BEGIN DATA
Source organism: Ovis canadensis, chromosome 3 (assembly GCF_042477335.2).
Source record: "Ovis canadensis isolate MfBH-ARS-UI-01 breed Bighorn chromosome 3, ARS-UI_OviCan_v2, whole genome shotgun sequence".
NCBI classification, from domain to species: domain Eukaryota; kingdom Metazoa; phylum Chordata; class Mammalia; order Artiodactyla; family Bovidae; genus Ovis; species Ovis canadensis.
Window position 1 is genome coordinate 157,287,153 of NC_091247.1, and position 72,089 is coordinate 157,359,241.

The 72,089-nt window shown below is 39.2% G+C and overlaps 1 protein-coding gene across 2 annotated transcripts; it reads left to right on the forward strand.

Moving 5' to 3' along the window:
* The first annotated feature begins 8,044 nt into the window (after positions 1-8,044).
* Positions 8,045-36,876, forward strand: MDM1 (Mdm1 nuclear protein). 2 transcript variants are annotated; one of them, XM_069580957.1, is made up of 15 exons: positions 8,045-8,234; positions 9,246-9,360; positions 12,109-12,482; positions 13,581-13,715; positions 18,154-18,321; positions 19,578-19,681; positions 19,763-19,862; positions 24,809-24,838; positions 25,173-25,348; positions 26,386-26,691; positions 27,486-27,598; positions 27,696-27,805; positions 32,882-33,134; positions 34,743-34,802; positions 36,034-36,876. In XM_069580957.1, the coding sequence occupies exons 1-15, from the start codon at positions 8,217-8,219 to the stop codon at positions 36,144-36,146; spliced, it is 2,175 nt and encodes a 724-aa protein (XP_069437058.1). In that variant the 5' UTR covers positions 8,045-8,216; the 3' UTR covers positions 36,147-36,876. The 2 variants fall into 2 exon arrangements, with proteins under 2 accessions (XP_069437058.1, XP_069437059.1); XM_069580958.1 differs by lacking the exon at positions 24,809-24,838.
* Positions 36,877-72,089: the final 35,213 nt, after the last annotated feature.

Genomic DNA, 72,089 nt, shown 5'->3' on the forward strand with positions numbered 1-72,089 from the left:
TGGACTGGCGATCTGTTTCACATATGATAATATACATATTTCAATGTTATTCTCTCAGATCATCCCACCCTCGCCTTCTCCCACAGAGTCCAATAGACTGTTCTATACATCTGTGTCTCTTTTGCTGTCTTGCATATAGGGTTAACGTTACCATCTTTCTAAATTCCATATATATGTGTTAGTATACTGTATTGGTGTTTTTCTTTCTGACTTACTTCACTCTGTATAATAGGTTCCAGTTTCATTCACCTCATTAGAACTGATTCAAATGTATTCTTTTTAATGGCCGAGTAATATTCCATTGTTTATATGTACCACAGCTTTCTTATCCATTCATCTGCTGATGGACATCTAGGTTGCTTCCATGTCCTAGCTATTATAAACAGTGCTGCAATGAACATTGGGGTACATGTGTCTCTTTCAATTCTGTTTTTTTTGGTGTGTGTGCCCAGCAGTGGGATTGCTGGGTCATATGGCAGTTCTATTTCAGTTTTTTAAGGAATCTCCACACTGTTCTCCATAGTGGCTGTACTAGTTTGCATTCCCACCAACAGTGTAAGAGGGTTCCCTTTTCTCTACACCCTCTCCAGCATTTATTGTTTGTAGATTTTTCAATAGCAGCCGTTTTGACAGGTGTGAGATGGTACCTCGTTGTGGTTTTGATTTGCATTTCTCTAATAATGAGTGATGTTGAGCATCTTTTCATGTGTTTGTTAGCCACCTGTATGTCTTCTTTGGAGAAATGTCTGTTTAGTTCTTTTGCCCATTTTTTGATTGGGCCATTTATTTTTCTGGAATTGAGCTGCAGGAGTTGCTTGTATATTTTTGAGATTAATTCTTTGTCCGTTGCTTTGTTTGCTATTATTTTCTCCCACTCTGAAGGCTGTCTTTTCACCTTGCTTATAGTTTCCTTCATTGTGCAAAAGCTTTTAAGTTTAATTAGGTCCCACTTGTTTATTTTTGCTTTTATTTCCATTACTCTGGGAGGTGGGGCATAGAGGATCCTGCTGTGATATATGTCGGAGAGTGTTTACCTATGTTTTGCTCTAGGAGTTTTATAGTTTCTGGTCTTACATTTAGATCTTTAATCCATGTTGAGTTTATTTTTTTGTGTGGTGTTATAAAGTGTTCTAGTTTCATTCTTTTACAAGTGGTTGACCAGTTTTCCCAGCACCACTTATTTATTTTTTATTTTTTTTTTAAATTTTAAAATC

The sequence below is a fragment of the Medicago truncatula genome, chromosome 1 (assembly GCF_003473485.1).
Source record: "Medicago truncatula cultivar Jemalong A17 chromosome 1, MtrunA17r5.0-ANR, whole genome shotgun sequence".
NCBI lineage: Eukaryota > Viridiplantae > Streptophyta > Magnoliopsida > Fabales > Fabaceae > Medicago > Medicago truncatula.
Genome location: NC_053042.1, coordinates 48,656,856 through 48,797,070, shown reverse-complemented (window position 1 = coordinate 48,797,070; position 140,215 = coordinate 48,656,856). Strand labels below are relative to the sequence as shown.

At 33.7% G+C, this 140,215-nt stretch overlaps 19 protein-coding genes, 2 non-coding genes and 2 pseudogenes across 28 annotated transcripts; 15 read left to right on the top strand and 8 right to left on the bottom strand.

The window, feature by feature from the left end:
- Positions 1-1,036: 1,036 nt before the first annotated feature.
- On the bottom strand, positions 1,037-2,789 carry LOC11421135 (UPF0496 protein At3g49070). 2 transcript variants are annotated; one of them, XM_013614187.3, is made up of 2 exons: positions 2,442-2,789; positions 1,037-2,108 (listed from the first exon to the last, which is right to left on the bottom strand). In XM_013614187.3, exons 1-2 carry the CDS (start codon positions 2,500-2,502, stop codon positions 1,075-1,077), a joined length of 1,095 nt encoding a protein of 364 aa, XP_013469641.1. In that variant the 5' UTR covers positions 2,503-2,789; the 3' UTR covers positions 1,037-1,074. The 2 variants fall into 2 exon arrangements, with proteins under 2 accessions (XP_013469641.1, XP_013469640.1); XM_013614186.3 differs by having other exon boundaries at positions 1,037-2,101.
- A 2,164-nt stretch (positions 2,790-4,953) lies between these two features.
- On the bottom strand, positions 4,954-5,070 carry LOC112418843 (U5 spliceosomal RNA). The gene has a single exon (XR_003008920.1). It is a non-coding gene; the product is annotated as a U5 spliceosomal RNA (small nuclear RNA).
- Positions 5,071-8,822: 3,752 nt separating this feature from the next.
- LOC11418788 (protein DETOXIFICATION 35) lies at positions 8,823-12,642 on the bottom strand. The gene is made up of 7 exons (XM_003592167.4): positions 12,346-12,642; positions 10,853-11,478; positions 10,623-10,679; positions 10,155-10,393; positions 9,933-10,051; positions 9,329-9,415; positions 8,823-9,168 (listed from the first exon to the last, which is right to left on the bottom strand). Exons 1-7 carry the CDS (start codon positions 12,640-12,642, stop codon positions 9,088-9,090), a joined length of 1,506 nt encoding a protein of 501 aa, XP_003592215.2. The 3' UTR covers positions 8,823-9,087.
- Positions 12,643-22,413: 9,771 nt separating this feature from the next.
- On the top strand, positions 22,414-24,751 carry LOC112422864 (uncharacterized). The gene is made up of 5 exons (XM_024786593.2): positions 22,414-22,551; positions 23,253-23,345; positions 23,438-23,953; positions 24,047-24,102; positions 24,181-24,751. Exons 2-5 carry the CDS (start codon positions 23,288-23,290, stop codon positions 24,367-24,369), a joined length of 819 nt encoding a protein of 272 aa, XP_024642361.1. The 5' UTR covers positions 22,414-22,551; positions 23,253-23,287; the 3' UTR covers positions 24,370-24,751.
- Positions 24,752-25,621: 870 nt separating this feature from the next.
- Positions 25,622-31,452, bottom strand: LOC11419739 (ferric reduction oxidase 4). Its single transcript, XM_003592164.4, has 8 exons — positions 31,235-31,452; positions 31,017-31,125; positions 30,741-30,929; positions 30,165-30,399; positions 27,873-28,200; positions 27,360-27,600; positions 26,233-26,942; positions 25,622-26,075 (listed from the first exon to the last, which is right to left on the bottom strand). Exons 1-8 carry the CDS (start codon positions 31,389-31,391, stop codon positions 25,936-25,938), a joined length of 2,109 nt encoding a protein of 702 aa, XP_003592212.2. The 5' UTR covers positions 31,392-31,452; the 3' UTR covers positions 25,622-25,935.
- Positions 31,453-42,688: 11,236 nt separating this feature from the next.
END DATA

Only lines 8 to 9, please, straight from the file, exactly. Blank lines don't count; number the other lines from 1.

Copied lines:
* Positions 8,045-36,876, forward strand: MDM1 (Mdm1 nuclear protein). 2 transcript variants are annotated; one of them, XM_069580957.1, is made up of 15 exons: positions 8,045-8,234; positions 9,246-9,360; positions 12,109-12,482; positions 13,581-13,715; positions 18,154-18,321; positions 19,578-19,681; positions 19,763-19,862; positions 24,809-24,838; positions 25,173-25,348; positions 26,386-26,691; positions 27,486-27,598; positions 27,696-27,805; positions 32,882-33,134; positions 34,743-34,802; positions 36,034-36,876. In XM_069580957.1, the coding sequence occupies exons 1-15, from the start codon at positions 8,217-8,219 to the stop codon at positions 36,144-36,146; spliced, it is 2,175 nt and encodes a 724-aa protein (XP_069437058.1). In that variant the 5' UTR covers positions 8,045-8,216; the 3' UTR covers positions 36,147-36,876. The 2 variants fall into 2 exon arrangements, with proteins under 2 accessions (XP_069437058.1, XP_069437059.1); XM_069580958.1 differs by lacking the exon at positions 24,809-24,838.
* Positions 36,877-72,089: the final 35,213 nt, after the last annotated feature.